By Fred McNamara, British Science Festival

In today’s social and political climate, the idea of ‘fake news’ is on everybody’s mind - the idea that the lines between truth and lies are being blurred by higher powers. However, this begs the question of how exactly we define a lie and define a truth. This was the question with which Professor Giuliana Mazzoni of the University of Hull opened her lecture You’re a Liar! When she asked the audience to define a lie, the majority were confident in their assertion that a lie is a deception, an unravelling or distortion of the truth. Her follow up question then, was to ask the audience to define the truth. They were far more subdued in their response.

Giuliana spent the next hour regaling an enraptured audience with the psychological and philosophical teachings about whether or not we lie to ourselves. The short answer? …Yes.

When we lie to ourselves however, it can be either intentional or unintentional. When recalling the past, we form the ‘truth’ through memory, and how we define memory is a complex but riveting issue.

Giuliana explained that memory is a specific perception of reality, but that reality doesn’t always conform with the objective truth. According to research from psychoanalysts and philosophers, memory can be split into several distinct categories – autobiographical memories, naive realism and memory illusions.

Autobiographical memories, as they suggest, are memories of the past. The way in which we retrieve these memories is a trickle-down system. For instance, if we’re asked to recall our work life, we first think of our work environment before going down the memory line to a specific event. This then is what we would recall of our work life, as it forms the most tangible memory.

However, to complicate things further, this type of memory isn’t just memory! When recalling the past, we cherry-pick events that feel real, events that have a tangibility to them, be that emotional or otherwise. The plausibility of the event itself can outweigh an emotional connection to that event, however. For example, do you recall falling down the stairs, and do you recall being abducted by a UFO? One is clearly more ‘real’ than the other.

Naïve realism refers to the assumed truth. We interpret the world we see and formulate what we define as a true world from that. For instance, we naturally assume the grass is green or that rocks are hard. Memory illusions can be the most deceptive. Giuliana gave a demonstration of how deceptive memory can become. She displayed a word wheel, containing nearly 20 words with similar meanings; sew, prick, stitch, etc. Afterwards, she revealed that 65% of people who look at this wheel will afterwards think the wheel included a word that wasn’t there at all, in this case, needle.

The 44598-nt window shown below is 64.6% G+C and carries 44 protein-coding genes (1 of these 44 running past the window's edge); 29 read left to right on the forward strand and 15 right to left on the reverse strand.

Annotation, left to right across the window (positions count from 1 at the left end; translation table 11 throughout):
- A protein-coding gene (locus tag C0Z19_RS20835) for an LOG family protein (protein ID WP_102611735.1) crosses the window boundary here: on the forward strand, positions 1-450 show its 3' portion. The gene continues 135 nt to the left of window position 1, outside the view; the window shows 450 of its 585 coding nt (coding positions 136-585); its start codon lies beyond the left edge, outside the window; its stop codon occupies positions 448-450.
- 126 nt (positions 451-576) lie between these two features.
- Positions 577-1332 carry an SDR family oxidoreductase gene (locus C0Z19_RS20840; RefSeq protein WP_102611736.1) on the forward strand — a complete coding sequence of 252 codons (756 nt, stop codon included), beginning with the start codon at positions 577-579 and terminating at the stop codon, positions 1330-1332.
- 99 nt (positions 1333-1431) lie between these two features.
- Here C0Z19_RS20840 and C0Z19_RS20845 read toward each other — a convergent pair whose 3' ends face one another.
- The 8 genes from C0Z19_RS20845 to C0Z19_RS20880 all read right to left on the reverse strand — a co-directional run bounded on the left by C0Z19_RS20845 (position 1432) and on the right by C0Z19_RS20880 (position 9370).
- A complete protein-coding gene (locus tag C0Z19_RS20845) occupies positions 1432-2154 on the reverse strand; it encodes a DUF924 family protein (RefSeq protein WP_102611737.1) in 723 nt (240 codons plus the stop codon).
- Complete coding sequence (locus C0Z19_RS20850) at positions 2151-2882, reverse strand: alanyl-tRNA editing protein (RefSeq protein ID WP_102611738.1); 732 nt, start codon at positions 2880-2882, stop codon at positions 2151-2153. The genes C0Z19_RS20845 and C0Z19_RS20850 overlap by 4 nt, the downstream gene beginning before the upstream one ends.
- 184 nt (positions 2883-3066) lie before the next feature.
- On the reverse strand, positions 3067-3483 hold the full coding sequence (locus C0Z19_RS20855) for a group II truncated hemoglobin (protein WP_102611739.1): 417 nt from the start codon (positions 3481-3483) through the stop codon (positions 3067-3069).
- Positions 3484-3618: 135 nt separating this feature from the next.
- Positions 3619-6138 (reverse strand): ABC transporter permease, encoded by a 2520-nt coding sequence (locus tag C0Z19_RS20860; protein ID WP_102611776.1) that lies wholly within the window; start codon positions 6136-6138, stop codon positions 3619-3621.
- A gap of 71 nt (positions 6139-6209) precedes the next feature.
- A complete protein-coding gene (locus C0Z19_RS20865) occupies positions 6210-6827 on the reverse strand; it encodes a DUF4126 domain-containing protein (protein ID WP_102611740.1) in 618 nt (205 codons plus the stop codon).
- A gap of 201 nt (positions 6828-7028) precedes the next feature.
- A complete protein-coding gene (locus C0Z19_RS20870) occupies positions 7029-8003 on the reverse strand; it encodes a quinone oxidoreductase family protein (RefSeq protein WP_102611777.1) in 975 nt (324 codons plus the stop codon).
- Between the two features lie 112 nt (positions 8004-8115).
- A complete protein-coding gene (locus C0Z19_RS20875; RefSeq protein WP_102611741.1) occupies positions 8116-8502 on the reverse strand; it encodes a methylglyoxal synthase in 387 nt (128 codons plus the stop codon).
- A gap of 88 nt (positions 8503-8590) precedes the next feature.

We are all capable of adding or changing details of an event based on the information we’re presented with afterwards. Another example Giuliana used was displaying a picture of two cars that had collided with each other. Using two wordings of a similar question, she asked the audience “did you see the cars touch?” and “did you see the cars crash?” The second question conjured up a more destructive image, displaying how our recollection of events can easily be altered. She explained how when we’re presented with an action, we often remember the consequence of that event which wasn’t presented to us at all. Imagination, specific details, plausibility and emotions can affect how we remember the past, whether we’re aware of it or not. As Giuliana explained: “Even when we leave memory alone, life creates false memories.” All of these types of memory then relate to a subjective truth far more than an objective truth.

Why does all of this happen? Why is it that we appear to deliberately, but not always consciously, create false memories of our past? Giuliana ended her talk by providing a disarmingly simple answer – it’s simply how our cognitive system works. A memory is a complex reconstruction of past events that uses a variety of tools that conforms to our own individual understanding of the world. These tools work towards a positive bias for ourselves. To function in this world, we’re constantly forming a positive self-image. This is where memory illusions come into play. Although these illusions are necessary for us to form an image of ourselves that can be stable and work within the world, it comes at a cost – the truth.

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